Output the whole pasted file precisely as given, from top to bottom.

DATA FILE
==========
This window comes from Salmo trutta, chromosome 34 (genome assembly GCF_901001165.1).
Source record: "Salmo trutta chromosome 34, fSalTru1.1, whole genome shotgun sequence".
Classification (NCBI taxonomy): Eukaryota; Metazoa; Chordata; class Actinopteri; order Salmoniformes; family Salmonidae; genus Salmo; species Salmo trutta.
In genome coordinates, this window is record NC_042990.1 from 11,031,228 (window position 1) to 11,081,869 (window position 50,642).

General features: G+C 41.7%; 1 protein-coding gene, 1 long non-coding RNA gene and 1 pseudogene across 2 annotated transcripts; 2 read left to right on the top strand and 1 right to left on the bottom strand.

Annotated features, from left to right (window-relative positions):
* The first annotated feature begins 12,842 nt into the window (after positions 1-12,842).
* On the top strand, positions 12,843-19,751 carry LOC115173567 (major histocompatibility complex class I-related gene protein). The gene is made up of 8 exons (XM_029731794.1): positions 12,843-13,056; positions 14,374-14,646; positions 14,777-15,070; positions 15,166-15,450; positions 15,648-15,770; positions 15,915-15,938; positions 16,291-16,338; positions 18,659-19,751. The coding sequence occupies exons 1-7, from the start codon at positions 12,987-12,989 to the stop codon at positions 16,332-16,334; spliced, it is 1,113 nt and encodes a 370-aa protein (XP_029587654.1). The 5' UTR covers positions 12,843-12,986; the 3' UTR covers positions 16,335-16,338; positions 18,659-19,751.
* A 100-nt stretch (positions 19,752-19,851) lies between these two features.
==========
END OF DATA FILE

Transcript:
This window comes from Salmo trutta, chromosome 34 (genome assembly GCF_901001165.1).
Source record: "Salmo trutta chromosome 34, fSalTru1.1, whole genome shotgun sequence".
Classification (NCBI taxonomy): Eukaryota; Metazoa; Chordata; class Actinopteri; order Salmoniformes; family Salmonidae; genus Salmo; species Salmo trutta.
In genome coordinates, this window is record NC_042990.1 from 11,031,228 (window position 1) to 11,081,869 (window position 50,642).

General features: G+C 41.7%; 1 protein-coding gene, 1 long non-coding RNA gene and 1 pseudogene across 2 annotated transcripts; 2 read left to right on the top strand and 1 right to left on the bottom strand.

Annotated features, from left to right (window-relative positions):
* The first annotated feature begins 12,842 nt into the window (after positions 1-12,842).
* On the top strand, positions 12,843-19,751 carry LOC115173567 (major histocompatibility complex class I-related gene protein). The gene is made up of 8 exons (XM_029731794.1): positions 12,843-13,056; positions 14,374-14,646; positions 14,777-15,070; positions 15,166-15,450; positions 15,648-15,770; positions 15,915-15,938; positions 16,291-16,338; positions 18,659-19,751. The coding sequence occupies exons 1-7, from the start codon at positions 12,987-12,989 to the stop codon at positions 16,332-16,334; spliced, it is 1,113 nt and encodes a 370-aa protein (XP_029587654.1). The 5' UTR covers positions 12,843-12,986; the 3' UTR covers positions 16,335-16,338; positions 18,659-19,751.
* A 100-nt stretch (positions 19,752-19,851) lies between these two features.